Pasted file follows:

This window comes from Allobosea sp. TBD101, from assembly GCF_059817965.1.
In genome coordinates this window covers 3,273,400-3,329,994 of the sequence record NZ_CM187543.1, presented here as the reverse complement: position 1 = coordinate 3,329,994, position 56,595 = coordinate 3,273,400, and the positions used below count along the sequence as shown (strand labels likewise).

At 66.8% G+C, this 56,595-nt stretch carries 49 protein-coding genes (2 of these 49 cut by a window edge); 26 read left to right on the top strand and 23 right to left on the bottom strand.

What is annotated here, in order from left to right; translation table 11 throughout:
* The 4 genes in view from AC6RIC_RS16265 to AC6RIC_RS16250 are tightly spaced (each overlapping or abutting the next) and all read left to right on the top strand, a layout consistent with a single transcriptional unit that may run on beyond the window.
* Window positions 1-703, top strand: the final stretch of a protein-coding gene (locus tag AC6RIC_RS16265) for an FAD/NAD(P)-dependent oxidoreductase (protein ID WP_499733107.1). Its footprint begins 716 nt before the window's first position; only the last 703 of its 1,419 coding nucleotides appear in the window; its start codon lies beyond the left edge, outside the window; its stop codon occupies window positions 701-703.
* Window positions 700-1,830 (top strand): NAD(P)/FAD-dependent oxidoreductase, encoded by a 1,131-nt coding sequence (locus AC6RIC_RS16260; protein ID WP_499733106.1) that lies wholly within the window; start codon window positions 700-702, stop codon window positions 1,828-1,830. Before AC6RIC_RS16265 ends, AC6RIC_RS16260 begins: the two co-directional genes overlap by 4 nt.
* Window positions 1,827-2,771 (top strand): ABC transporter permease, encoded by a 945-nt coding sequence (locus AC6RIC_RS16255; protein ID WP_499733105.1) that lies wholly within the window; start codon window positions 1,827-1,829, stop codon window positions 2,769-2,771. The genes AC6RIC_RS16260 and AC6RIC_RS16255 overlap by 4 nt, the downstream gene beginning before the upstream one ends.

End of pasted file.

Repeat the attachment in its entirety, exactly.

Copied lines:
This window comes from Allobosea sp. TBD101, from assembly GCF_059817965.1.
In genome coordinates this window covers 3,273,400-3,329,994 of the sequence record NZ_CM187543.1, presented here as the reverse complement: position 1 = coordinate 3,329,994, position 56,595 = coordinate 3,273,400, and the positions used below count along the sequence as shown (strand labels likewise).

At 66.8% G+C, this 56,595-nt stretch carries 49 protein-coding genes (2 of these 49 cut by a window edge); 26 read left to right on the top strand and 23 right to left on the bottom strand.

What is annotated here, in order from left to right; translation table 11 throughout:
* The 4 genes in view from AC6RIC_RS16265 to AC6RIC_RS16250 are tightly spaced (each overlapping or abutting the next) and all read left to right on the top strand, a layout consistent with a single transcriptional unit that may run on beyond the window.
* Window positions 1-703, top strand: the final stretch of a protein-coding gene (locus tag AC6RIC_RS16265) for an FAD/NAD(P)-dependent oxidoreductase (protein ID WP_499733107.1). Its footprint begins 716 nt before the window's first position; only the last 703 of its 1,419 coding nucleotides appear in the window; its start codon lies beyond the left edge, outside the window; its stop codon occupies window positions 701-703.
* Window positions 700-1,830 (top strand): NAD(P)/FAD-dependent oxidoreductase, encoded by a 1,131-nt coding sequence (locus AC6RIC_RS16260; protein ID WP_499733106.1) that lies wholly within the window; start codon window positions 700-702, stop codon window positions 1,828-1,830. Before AC6RIC_RS16265 ends, AC6RIC_RS16260 begins: the two co-directional genes overlap by 4 nt.
* Window positions 1,827-2,771 (top strand): ABC transporter permease, encoded by a 945-nt coding sequence (locus AC6RIC_RS16255; protein ID WP_499733105.1) that lies wholly within the window; start codon window positions 1,827-1,829, stop codon window positions 2,769-2,771. The genes AC6RIC_RS16260 and AC6RIC_RS16255 overlap by 4 nt, the downstream gene beginning before the upstream one ends.